Finally, glow blanks worthy of calling our own. After many, many experiments with tons of different glow pigments, Bear Tooth Woods is finally bringing you these fabulous trickster glow blanks. They trick you because the color you see during the day is not the color you see glowing in the dark.
Tori had been looking for the perfect cocktail of color to put this bright aqua glow in and she finally came up with Tropical Punch. She combined an orange-red, bright yellow and rich teal to give your finished project that tropical destination feel without the vacation costs.
3/4"+ square by 5"+ long -- 19mm x 130mm
Yellow, Teal, Red
Yellow, Aqua, Red
Mother of Pearl Ultra Fine
Medium - High
Alumilite glow blanks are a swirling mixture of mica powders (to give them great colors in the day time), vibrant glow in the dark pigments (to give them a wonderful glow in dark environments), and some ultra fine glitter (for some added sparkle).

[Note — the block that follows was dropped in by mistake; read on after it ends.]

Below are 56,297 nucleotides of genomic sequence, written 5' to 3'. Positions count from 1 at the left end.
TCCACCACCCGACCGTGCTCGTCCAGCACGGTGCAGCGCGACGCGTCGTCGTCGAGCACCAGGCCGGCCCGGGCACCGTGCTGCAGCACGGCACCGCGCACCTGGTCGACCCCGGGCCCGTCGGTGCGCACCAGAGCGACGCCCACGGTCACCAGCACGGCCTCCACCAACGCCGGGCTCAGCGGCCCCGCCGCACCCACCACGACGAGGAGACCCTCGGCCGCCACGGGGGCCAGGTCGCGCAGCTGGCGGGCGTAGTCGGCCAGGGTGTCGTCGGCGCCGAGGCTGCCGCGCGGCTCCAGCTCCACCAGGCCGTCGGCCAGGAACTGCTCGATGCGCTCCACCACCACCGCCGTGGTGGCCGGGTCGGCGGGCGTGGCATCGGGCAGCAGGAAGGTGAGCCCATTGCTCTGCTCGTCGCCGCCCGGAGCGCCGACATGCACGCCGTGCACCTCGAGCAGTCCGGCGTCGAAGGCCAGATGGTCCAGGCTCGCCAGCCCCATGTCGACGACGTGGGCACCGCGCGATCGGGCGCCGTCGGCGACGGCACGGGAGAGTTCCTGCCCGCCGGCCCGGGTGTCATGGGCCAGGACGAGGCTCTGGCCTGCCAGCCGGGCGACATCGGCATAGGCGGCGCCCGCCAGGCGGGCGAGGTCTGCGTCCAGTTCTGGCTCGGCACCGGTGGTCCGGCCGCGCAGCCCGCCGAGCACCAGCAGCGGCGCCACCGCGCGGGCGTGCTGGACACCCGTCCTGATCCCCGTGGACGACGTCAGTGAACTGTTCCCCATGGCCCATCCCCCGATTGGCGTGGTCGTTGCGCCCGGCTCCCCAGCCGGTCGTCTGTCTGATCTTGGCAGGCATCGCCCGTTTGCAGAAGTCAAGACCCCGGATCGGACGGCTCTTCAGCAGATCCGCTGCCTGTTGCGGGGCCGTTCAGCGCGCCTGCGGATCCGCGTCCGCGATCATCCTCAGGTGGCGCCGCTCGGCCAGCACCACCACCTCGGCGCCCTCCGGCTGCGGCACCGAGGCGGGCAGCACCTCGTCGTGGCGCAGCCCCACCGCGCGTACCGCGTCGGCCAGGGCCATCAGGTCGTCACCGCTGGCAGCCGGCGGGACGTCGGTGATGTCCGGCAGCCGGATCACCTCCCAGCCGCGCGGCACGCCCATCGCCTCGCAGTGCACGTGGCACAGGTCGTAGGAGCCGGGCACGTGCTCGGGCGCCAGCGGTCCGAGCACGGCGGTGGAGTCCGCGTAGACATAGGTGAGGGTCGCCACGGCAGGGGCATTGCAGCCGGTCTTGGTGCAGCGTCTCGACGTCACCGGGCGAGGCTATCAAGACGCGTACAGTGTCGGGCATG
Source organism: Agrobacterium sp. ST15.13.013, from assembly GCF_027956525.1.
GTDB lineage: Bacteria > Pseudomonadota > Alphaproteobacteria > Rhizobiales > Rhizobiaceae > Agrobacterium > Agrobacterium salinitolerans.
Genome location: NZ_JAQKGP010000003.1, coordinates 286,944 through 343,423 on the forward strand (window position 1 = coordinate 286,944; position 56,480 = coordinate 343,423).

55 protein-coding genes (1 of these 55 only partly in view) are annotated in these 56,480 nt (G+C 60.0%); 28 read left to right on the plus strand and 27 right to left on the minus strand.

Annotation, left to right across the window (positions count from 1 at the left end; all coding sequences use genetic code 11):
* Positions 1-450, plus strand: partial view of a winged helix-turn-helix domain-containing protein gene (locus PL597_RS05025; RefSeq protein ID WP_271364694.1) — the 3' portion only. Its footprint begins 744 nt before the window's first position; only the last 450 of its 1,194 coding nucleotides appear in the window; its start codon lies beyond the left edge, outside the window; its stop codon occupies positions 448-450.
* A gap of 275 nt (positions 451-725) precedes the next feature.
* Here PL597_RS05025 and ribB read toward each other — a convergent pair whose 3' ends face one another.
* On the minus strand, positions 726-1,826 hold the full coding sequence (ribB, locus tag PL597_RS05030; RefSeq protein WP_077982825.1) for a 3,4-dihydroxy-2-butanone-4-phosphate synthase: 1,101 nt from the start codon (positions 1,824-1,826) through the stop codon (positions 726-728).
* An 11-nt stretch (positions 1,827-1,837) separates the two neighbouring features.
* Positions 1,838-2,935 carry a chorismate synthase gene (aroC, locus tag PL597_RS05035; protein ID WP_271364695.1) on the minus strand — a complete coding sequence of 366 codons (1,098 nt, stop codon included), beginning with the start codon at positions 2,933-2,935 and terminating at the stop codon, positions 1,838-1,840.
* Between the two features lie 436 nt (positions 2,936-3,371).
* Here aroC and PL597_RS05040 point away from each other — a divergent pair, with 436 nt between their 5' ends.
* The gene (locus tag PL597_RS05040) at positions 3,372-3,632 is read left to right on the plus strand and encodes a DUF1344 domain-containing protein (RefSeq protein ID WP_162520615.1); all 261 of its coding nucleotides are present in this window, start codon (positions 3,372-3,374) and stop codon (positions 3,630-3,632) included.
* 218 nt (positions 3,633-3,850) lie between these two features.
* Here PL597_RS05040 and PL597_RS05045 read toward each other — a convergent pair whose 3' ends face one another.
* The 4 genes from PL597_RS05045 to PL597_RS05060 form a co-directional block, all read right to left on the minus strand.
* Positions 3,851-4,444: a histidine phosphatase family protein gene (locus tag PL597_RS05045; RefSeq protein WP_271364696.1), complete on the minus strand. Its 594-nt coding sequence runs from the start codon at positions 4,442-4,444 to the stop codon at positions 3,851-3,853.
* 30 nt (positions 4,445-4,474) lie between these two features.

- Price is per blank
- Multiple blanks shown to illustrate variety
- Blanks will have high transparency due to using less mica pigment when creating these blanks. This enables the glow pigment to shine through, but still gives the blank a nice look in "daylight" as well.
- We recommend painting the interior of the blank after drilling. The paint color used will definitely affect the final look of the blank. It may also affect how brightly the blank glows so we recommend you choose a brighter paint color.
- The glow pigment will glow when left out in direct sunlight for 20-30 minutes. For a full "charge" leave out in direct sunlight for 1 hour. Some of the glow pigments used will last for up to 12 hours on a full charge. Others will last for 3-4 hours on a full charge.
- The mother of pearl colored glitter in these blanks offers a subtle shimmer that complements the mica pigment it is mixed with. Unlike our other glitter blanks, the very small size and lower density of this glitter will not affect the texture of the blank's final finish.
- Blanks and finished tubes in the photos were left in the sun for an hour and then photographed from about two feet away.